The Annual Insurance Executive Conference opened at theWestin Times Square in New York City yesterday morning.

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Attendees started the conference with an opening keynote fromspeaker David Mead and a CEO keynote panel with Bryon Ehrhart,global head of strategic growth and development at Aon; M. StevenDeCarlo, CEO of AmWINS; and Michael E. Fleitz, CEO of Wilton Re U.S.

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The day continued with informative panels and sessions focusedon underwriting, IT and product innovation, as well asforward-looking sessions focusing on the future of claims anddigitizing distribution.

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Shawn Moynihan, Thomas Dunbar, Greg Vernaci and ChrisLanzilotta at the "Best Practices for Controlling Your Cyber Risk"panel.

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In the afternoon, National Underwriter Property & CasualtyEditor-in-Chief Shawn Moynihan co-moderated a panel with ChrisLanzilotta, principal at Ernst & Young, titled “Best Practices forControlling Your Cyber Risk.” The panel included Thomas Dunbar,senior vice president and head of information risk management atXL Catlin andGreg Vernaci, head of cyber, U.S. and Canada at American InternationalGroup.

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During the session, Dunbar and Vernaci were asked about criticalcyber risk scenarios for businesses and the best ways to mitigatethose risks. Cyber risks are ever evolving, and Vernaci and Dunbarlisted a few examples of risks that businesses were hit with thisyear, including ransomware, a malicious software cyber criminalscan implement on companies’ computer systems that will block accessuntil a sum of money is paid.

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Similarly, cyber extortion is a threat businesses need to lookinto insuring against. According to Vernaci, coverage forcyber extortion can be found in cyber policies as well as Kidnap& Random policies. "It's important that clients, brokers andcarriers really understand how the different insurance policiesthey purchase work together at the time of an incident," Vernaciexplains.

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Thomas Dunbar and Greg Vernaci discussed cyber riskstrategies with attendees.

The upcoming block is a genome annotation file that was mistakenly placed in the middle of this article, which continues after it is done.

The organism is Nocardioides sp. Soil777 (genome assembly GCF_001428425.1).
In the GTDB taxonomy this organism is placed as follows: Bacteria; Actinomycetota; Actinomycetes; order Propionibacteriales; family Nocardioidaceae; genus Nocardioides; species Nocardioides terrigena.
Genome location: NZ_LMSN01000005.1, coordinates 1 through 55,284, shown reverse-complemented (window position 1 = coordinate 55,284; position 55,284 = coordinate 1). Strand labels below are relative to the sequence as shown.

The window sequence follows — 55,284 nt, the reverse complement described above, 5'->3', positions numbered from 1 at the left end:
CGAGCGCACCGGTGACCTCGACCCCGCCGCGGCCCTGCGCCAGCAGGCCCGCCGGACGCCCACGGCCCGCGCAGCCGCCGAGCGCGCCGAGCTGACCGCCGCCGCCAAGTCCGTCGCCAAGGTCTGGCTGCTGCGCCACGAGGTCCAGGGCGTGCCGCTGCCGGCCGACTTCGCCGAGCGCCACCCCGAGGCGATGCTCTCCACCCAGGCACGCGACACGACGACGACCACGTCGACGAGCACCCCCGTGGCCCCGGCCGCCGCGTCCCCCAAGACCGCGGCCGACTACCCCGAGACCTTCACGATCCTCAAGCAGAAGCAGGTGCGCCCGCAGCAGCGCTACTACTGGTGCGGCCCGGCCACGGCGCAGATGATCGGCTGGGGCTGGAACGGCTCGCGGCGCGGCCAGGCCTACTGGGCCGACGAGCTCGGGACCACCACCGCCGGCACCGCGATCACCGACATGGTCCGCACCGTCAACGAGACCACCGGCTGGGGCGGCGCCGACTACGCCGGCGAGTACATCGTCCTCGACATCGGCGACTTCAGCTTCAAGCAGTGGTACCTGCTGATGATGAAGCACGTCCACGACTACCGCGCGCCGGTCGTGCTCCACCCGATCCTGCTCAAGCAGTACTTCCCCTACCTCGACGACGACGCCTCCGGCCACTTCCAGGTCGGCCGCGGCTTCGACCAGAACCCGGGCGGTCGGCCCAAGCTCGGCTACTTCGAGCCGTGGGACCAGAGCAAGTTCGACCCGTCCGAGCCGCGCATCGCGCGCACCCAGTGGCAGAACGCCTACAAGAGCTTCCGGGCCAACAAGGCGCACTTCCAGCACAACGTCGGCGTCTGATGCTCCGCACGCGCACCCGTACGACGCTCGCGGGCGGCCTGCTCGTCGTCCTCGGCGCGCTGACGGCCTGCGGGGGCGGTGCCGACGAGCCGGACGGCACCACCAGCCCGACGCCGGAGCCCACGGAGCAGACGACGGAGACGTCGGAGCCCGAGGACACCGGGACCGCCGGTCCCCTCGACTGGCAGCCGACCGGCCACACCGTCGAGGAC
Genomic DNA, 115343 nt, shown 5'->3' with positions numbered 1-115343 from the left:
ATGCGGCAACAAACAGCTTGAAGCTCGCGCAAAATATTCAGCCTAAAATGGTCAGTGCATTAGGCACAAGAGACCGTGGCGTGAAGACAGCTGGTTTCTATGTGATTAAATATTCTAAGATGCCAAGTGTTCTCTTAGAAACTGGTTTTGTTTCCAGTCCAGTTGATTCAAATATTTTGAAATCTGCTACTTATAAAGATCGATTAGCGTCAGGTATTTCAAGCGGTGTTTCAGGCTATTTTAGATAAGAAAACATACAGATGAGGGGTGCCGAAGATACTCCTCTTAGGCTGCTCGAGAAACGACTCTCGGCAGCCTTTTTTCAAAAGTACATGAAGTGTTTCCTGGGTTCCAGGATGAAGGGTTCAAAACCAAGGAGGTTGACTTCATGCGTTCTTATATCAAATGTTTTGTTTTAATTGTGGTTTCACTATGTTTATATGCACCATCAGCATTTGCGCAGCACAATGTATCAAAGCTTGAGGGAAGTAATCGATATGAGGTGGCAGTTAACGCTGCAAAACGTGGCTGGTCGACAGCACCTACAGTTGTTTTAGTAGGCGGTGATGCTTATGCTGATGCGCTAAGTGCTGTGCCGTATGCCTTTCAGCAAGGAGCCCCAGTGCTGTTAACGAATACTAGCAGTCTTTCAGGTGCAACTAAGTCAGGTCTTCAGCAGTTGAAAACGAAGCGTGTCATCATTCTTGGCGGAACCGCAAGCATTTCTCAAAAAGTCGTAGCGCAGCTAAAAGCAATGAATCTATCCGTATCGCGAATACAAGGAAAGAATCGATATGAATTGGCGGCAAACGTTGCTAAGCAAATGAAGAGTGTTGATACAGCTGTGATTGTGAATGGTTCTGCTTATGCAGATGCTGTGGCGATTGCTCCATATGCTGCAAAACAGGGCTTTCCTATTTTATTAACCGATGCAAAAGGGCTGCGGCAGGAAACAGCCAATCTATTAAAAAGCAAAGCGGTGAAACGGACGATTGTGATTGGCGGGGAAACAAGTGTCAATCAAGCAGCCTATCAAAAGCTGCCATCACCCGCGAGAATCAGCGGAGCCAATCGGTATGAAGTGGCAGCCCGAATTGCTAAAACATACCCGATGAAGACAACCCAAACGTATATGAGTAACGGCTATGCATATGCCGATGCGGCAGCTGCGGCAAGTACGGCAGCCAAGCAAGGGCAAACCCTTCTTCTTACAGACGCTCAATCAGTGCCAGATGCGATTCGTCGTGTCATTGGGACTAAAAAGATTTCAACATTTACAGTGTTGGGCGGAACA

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Another cyber risk scenario Dunbar touched upon was phishingemails. According to Dunbar, many small- to mid-size businesseshave lost huge sums of money when a malicious email appearing tocome from a business owner or CEO was sent to a financial manager.These emails typically ask for large amounts of money to betransferred into what end up being cyber criminals’ accounts.

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“Many people do fall for these types of emails, as criminalskeep refining their tactics to make the emails appear morelegitimate,” Dunbar explained.

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As for who exactly are committing these crimes, Dunbar explainedthe 70 to 80 percent of cyber attacks are committed by externalsources like states, organized crime or “hacktivists” who believethey can make a point through denial of service (DoS) attacks. Only20 to 30 percent of attacks are committed by criminals within abusiness itself. Dunbar stressed that most of the time “insidejobs” are mistakes like accidentally clicking on a phishingemail—though sometimes they can be malicious attacks fromdisgruntled employees.

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Vernaci and Dunbar also answered questions submitted byattendees, including concerns about cyberterrorism and ways to bestpresent cyber policies to a company’s board. Dunbar and Vernacirecommended presenting straightforward facts and solutions toboards in order to efficiently implement the best cyberpolicies.

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For up-to-date coverage of the Insurance Executive Conference,check out the #EXEC16 tag on Twitter.

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